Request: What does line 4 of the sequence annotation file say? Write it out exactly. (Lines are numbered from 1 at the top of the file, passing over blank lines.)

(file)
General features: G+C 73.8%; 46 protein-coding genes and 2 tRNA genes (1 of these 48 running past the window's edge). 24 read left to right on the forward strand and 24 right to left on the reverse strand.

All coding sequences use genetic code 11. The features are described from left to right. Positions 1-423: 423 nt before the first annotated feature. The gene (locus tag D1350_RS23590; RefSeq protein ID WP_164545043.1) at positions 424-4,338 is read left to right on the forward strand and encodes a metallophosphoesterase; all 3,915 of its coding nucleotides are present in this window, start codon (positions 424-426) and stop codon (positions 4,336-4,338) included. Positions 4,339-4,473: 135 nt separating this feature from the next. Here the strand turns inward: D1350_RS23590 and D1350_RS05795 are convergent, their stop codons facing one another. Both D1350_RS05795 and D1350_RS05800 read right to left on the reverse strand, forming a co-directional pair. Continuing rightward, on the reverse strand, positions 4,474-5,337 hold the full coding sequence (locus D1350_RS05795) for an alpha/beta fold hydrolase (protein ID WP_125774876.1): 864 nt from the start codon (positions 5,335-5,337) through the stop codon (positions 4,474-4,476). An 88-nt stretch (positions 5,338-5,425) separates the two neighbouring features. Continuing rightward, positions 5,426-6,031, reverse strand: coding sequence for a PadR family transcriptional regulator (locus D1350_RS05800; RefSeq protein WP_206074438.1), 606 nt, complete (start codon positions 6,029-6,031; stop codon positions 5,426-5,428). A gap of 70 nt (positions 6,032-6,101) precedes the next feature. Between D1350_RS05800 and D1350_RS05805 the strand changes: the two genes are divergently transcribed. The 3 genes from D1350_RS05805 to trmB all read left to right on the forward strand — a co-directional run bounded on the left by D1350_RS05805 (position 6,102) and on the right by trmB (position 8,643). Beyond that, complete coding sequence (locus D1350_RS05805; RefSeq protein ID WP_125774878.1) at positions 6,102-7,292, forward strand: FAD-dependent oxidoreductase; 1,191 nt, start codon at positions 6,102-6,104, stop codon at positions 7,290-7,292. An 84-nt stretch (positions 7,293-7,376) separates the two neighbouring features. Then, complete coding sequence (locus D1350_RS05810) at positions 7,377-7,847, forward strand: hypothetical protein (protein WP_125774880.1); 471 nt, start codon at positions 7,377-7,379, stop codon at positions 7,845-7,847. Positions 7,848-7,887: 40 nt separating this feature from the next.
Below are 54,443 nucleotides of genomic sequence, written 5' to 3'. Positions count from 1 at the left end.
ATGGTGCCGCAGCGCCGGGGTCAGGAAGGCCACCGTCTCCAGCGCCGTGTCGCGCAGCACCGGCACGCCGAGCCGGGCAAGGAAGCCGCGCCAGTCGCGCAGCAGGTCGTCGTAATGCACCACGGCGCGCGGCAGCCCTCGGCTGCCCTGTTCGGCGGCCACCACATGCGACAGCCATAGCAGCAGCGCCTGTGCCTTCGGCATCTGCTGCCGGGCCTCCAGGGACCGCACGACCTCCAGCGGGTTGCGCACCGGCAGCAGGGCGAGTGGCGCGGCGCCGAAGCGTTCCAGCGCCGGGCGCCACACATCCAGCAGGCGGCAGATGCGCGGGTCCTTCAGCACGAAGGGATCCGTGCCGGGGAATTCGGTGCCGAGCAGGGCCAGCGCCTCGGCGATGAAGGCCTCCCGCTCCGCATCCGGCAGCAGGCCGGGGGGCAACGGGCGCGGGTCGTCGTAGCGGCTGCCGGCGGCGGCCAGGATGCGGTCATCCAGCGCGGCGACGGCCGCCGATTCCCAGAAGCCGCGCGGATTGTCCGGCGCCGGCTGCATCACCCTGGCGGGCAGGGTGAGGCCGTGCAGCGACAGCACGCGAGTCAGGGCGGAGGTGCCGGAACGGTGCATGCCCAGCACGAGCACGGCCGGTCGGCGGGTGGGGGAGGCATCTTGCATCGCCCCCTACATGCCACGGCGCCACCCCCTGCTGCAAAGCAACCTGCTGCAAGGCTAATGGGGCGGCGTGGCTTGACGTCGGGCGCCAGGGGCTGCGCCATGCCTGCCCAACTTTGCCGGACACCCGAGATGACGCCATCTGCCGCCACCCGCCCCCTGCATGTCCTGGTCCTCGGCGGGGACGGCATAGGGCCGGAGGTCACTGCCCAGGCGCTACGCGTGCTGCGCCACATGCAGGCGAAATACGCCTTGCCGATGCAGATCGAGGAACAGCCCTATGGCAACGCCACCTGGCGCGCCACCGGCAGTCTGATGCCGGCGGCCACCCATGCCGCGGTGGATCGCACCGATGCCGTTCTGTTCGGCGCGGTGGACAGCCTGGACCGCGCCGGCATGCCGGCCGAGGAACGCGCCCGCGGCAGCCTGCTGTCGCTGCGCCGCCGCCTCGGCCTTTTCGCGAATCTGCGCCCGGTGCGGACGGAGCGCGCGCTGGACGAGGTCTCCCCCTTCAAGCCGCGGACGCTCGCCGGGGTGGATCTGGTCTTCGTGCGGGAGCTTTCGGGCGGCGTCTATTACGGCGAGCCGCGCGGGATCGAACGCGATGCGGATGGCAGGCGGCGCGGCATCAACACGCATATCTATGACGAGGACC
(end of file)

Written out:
ATGGTGCCGCAGCGCCGGGGTCAGGAAGGCCACCGTCTCCAGCGCCGTGTCGCGCAGCACCGGCACGCCGAGCCGGGCAAGGAAGCCGCGCCAGTCGCGCAGCAGGTCGTCGTAATGCACCACGGCGCGCGGCAGCCCTCGGCTGCCCTGTTCGGCGGCCACCACATGCGACAGCCATAGCAGCAGCGCCTGTGCCTTCGGCATCTGCTGCCGGGCCTCCAGGGACCGCACGACCTCCAGCGGGTTGCGCACCGGCAGCAGGGCGAGTGGCGCGGCGCCGAAGCGTTCCAGCGCCGGGCGCCACACATCCAGCAGGCGGCAGATGCGCGGGTCCTTCAGCACGAAGGGATCCGTGCCGGGGAATTCGGTGCCGAGCAGGGCCAGCGCCTCGGCGATGAAGGCCTCCCGCTCCGCATCCGGCAGCAGGCCGGGGGGCAACGGGCGCGGGTCGTCGTAGCGGCTGCCGGCGGCGGCCAGGATGCGGTCATCCAGCGCGGCGACGGCCGCCGATTCCCAGAAGCCGCGCGGATTGTCCGGCGCCGGCTGCATCACCCTGGCGGGCAGGGTGAGGCCGTGCAGCGACAGCACGCGAGTCAGGGCGGAGGTGCCGGAACGGTGCATGCCCAGCACGAGCACGGCCGGTCGGCGGGTGGGGGAGGCATCTTGCATCGCCCCCTACATGCCACGGCGCCACCCCCTGCTGCAAAGCAACCTGCTGCAAGGCTAATGGGGCGGCGTGGCTTGACGTCGGGCGCCAGGGGCTGCGCCATGCCTGCCCAACTTTGCCGGACACCCGAGATGACGCCATCTGCCGCCACCCGCCCCCTGCATGTCCTGGTCCTCGGCGGGGACGGCATAGGGCCGGAGGTCACTGCCCAGGCGCTACGCGTGCTGCGCCACATGCAGGCGAAATACGCCTTGCCGATGCAGATCGAGGAACAGCCCTATGGCAACGCCACCTGGCGCGCCACCGGCAGTCTGATGCCGGCGGCCACCCATGCCGCGGTGGATCGCACCGATGCCGTTCTGTTCGGCGCGGTGGACAGCCTGGACCGCGCCGGCATGCCGGCCGAGGAACGCGCCCGCGGCAGCCTGCTGTCGCTGCGCCGCCGCCTCGGCCTTTTCGCGAATCTGCGCCCGGTGCGGACGGAGCGCGCGCTGGACGAGGTCTCCCCCTTCAAGCCGCGGACGCTCGCCGGGGTGGATCTGGTCTTCGTGCGGGAGCTTTCGGGCGGCGTCTATTACGGCGAGCCGCGCGGGATCGAACGCGATGCGGATGGCAGGCGGCGCGGCATCAACACGCATATCTATGACGAGGACC